Tectonics of Cerberus Fossae unveiled by marsquakes

Research areas:
  • Simon C. Stähler
  • Anna Mittelholz
  • Clément Perrin
  • Taichi Kawamura
  • Doyeon Kim
  • Martin Knapmeyer
  • Géraldine Zenhäusern
  • John Clinton
  • Domenico Giardini
  • Philippe Lognonné
  • W. Bruce Banerdt
Nature Astronomy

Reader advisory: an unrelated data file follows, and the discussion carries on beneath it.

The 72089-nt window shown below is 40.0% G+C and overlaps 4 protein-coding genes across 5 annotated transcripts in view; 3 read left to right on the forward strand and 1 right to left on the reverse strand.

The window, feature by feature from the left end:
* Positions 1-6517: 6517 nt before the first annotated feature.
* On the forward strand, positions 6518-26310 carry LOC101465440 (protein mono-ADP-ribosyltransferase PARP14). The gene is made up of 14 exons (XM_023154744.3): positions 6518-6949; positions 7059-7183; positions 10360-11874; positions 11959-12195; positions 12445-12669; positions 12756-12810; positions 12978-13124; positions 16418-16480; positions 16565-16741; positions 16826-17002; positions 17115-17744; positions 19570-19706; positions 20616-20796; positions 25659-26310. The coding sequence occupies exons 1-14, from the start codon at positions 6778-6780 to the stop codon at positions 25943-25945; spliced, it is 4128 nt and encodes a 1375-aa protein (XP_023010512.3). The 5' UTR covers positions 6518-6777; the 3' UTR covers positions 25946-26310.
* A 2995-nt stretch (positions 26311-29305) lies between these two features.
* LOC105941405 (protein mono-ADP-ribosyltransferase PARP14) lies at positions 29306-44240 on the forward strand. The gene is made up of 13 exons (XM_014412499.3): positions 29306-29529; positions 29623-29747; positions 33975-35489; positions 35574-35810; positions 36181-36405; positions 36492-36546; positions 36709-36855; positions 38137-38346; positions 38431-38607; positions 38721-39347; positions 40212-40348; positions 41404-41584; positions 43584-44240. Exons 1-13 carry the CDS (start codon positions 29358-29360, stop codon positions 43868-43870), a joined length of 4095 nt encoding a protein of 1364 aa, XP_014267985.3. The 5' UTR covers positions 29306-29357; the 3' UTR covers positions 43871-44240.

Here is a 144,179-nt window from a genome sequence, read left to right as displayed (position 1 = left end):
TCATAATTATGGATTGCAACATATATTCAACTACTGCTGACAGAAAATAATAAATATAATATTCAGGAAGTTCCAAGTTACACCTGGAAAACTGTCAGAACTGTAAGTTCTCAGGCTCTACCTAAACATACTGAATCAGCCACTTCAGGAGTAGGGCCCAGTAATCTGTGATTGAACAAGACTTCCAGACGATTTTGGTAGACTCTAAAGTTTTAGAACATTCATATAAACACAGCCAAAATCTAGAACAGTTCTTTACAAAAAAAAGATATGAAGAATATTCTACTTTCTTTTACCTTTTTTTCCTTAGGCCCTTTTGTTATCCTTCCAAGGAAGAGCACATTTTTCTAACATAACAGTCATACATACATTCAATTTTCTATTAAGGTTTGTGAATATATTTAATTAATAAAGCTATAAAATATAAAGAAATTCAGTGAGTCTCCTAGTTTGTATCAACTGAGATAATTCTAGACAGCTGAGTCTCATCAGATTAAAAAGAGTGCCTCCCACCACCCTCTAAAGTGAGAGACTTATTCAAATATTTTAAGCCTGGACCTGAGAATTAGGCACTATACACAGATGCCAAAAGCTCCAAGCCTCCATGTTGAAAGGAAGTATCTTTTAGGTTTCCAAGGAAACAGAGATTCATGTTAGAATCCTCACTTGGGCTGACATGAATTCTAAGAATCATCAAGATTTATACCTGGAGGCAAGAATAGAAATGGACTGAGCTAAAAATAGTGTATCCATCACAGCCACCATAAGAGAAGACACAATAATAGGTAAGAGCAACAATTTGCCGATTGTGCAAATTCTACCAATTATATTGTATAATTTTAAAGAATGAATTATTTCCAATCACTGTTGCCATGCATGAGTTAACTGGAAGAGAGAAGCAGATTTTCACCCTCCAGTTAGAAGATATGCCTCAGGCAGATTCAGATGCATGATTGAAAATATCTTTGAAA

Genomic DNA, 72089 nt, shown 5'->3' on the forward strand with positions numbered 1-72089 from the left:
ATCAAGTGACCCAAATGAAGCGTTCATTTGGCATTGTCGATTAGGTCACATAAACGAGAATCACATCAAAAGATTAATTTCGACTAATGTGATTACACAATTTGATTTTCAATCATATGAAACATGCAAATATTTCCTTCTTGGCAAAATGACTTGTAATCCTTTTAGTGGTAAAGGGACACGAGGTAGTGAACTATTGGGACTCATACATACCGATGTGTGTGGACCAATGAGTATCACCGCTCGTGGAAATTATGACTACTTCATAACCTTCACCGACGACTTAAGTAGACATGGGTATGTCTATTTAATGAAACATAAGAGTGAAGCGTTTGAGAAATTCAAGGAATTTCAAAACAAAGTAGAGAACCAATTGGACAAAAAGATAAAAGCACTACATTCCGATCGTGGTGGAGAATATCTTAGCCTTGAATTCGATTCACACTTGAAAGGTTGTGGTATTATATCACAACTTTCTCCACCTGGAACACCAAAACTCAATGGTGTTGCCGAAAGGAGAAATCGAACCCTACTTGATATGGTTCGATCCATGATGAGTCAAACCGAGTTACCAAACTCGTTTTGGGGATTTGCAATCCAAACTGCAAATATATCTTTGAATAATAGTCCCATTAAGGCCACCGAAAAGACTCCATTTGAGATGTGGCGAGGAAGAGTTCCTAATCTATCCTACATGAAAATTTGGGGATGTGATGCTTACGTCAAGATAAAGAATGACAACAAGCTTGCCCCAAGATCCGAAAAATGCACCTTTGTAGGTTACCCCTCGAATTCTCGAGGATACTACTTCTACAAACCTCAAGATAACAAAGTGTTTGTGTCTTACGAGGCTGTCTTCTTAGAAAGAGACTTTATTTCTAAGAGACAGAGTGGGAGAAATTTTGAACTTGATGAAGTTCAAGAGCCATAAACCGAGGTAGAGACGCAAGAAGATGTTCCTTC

The InSight mission has measured Mars' seismicity since February 2018 and has allowed to investigate tectonics on another planet. Seismic data shows that most of the widely distributed surface faults are not seismically active, and that seismicity is mostly originating from a single graben structure, the Cerberus Fossae. We show that both major families of marsquakes characterized by low and high frequency content, LF and HF events respectively, are located on central and eastern parts of this graben system. LF hypocenters are located at 15-50 km depth and the spectral character suggests a structurally weak, potentially warm source region consistent with recent volcanic activity at those depths. HF marsquakes occur in the brittle, shallow part of the crust and might originate in fault planes associated with the graben flanks. Estimated magnitudes are between 2.8 and 3.8, resulting in a total seismic moment release within Cerberus Fossae of 1.4-5.6 $\times10^{15}$ Nm/yr, or at least half of the observed value of the entire planet. Our findings confirm that Cerberus Fossae represents a unique tectonic setting shaped by current day volcanic processes, with implications for minimum local heat flow.